var soap = '<m:CreateItem MessageDisposition="SendAndSaveCopy">' +
                   '    <m:Items>' +
                   '        <t:Message>' +
                   '            <t:Subject>' + subject + '</t:Subject>' +
                   '            <t:Body BodyType="Text">' + body + '</t:Body>' +
                   '            <t:Attachments>' +
                   '                <t:ItemAttachment>' +
                   '                    <t:Name>' + attachmentName + '</t:Name>' +
                   '                    <t:IsInline>false</t:IsInline>' +
                   '                    <t:Message>' +
                   '                        <t:MimeContent CharacterSet="UTF-8">' + attachmentMime + '</t:MimeContent>' +
                   '                    </t:Message>' +
                   '                </t:ItemAttachment>' +
                   '            </t:Attachments>' +
                   '            <t:ToRecipients><t:Mailbox><t:EmailAddress>' + to + '</t:EmailAddress></t:Mailbox></t:ToRecipients>' +
                   '        </t:Message>' +
                   '    </m:Items>' +
                   '</m:CreateItem>';

        soap = getSoapHeader(soap);

        // make the EWS call 
        asyncEws(soap, function (xmlDoc) {
            // Get the required response, and if it's NoError then all has succeeded, so tell the user.
            // Otherwise, tell them what the problem was. (E.G. Recipient email addresses might have been
            // entered incorrectly --- try it and see for yourself what happens!!)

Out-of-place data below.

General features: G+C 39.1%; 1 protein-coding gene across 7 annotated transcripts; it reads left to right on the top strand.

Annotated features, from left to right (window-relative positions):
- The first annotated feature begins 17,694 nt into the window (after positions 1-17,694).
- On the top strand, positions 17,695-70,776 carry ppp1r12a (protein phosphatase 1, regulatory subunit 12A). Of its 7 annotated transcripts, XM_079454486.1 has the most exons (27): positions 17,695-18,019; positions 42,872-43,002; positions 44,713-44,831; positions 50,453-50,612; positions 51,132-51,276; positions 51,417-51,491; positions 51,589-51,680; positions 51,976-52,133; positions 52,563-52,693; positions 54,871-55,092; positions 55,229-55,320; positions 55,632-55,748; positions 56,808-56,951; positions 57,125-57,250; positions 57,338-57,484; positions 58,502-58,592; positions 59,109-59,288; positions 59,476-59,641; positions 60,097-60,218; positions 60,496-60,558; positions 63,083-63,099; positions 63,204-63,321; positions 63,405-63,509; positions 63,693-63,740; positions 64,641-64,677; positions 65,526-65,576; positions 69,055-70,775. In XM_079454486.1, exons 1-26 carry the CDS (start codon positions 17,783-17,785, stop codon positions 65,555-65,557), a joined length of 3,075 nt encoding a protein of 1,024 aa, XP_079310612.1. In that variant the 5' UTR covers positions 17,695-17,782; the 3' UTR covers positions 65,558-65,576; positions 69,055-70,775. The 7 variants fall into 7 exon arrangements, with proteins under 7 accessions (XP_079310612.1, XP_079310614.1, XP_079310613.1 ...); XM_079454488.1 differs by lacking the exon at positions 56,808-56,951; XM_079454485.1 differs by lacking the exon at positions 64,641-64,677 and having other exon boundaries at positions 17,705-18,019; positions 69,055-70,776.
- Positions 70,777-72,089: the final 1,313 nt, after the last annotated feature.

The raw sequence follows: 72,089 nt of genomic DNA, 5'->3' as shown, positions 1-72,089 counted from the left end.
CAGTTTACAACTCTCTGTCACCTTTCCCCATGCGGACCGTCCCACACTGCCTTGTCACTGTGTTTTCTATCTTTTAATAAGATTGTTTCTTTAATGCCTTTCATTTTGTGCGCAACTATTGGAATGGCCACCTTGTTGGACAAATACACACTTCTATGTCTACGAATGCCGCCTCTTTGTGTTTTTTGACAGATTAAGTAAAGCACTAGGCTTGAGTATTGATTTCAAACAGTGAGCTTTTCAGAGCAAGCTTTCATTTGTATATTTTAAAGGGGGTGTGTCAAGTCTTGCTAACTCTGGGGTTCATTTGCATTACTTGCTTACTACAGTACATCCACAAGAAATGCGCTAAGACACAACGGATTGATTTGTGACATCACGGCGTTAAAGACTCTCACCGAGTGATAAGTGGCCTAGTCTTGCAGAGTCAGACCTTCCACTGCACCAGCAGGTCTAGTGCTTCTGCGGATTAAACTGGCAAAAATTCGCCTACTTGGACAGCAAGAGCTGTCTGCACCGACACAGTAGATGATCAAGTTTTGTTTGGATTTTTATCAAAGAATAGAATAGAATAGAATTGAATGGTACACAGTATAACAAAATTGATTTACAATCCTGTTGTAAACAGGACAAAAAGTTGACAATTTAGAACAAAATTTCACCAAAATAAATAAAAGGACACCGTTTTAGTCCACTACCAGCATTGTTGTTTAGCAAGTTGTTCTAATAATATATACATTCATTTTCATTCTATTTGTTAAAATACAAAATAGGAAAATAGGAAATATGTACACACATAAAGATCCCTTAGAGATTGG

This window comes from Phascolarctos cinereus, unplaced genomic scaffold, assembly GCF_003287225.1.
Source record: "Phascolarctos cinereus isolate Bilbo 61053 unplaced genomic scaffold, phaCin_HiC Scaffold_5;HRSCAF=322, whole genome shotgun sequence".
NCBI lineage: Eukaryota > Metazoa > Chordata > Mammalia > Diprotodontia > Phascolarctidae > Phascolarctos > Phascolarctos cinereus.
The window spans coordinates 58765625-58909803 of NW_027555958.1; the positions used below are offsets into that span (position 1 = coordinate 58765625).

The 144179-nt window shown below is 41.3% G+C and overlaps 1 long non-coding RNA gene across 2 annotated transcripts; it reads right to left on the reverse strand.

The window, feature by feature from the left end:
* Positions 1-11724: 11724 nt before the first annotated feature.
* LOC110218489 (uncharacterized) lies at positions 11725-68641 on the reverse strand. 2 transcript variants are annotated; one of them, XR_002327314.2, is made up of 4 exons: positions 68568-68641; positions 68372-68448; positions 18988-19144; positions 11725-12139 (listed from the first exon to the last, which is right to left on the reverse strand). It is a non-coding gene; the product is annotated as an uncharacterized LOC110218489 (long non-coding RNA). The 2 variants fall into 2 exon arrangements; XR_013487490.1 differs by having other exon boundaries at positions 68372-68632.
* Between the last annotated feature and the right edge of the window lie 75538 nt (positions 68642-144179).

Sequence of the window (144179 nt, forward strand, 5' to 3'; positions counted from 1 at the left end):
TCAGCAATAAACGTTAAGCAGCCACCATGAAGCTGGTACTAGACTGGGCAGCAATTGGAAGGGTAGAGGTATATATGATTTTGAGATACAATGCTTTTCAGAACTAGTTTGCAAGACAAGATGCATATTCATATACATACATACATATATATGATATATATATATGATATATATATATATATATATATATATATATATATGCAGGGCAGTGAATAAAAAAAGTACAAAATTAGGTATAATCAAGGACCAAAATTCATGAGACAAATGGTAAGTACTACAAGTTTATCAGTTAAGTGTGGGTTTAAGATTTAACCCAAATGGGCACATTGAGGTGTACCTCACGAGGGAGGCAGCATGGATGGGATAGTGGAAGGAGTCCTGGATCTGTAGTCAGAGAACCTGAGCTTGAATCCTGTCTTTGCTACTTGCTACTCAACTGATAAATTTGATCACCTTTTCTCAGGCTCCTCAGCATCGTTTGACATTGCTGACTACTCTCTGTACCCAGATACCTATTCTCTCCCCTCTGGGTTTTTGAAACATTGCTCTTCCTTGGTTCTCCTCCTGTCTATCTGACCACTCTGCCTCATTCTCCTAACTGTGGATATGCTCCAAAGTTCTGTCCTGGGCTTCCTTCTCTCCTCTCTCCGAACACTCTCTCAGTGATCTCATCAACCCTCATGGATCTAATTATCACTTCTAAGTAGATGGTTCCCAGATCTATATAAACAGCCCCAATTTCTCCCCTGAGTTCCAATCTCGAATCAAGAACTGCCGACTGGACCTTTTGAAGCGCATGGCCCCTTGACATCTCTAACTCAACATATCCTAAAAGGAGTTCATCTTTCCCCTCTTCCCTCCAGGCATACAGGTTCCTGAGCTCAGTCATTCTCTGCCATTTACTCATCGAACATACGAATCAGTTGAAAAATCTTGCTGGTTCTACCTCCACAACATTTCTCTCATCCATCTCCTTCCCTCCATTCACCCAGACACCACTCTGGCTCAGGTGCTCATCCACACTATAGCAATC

var result = xmlDoc.getElementsByTagName("ResponseCode")[0].textContent;
            if (result == "NoError") {
                successCallback(result);
            }
            else {
                successCallback("The following error code was recieved: " + result);
            }
        }, function (errorDetails) {
            if (errorCallback != null)
                errorCallback(errorDetails);
        });
    };

    // PUBLIC: gets the mail item as raw MIME data
    // RETURNS: the entire email message as a MIME Base64 string 
    easyEws.getMailItemMimeContent = function (mailItemId, successCallback, errorCallback) {
        var soap =
            '<m:GetItem>' +
            '    <m:ItemShape>' +
            '        <t:BaseShape>IdOnly</t:BaseShape>' +
            '        <t:IncludeMimeContent>true</t:IncludeMimeContent>' +
            '    </m:ItemShape>' +
            '    <m:ItemIds>' +
            '        <t:ItemId Id="' + mailItemId + '"/>' +
            '    </m:ItemIds>' +
            '</m:GetItem>';
        soap = getSoapHeader(soap);
        // make the EWS call 
        asyncEws(soap, function (xmlDoc) {
            //var content = xmlDoc.getElementsByTagName("MimeContent")[0].textContent;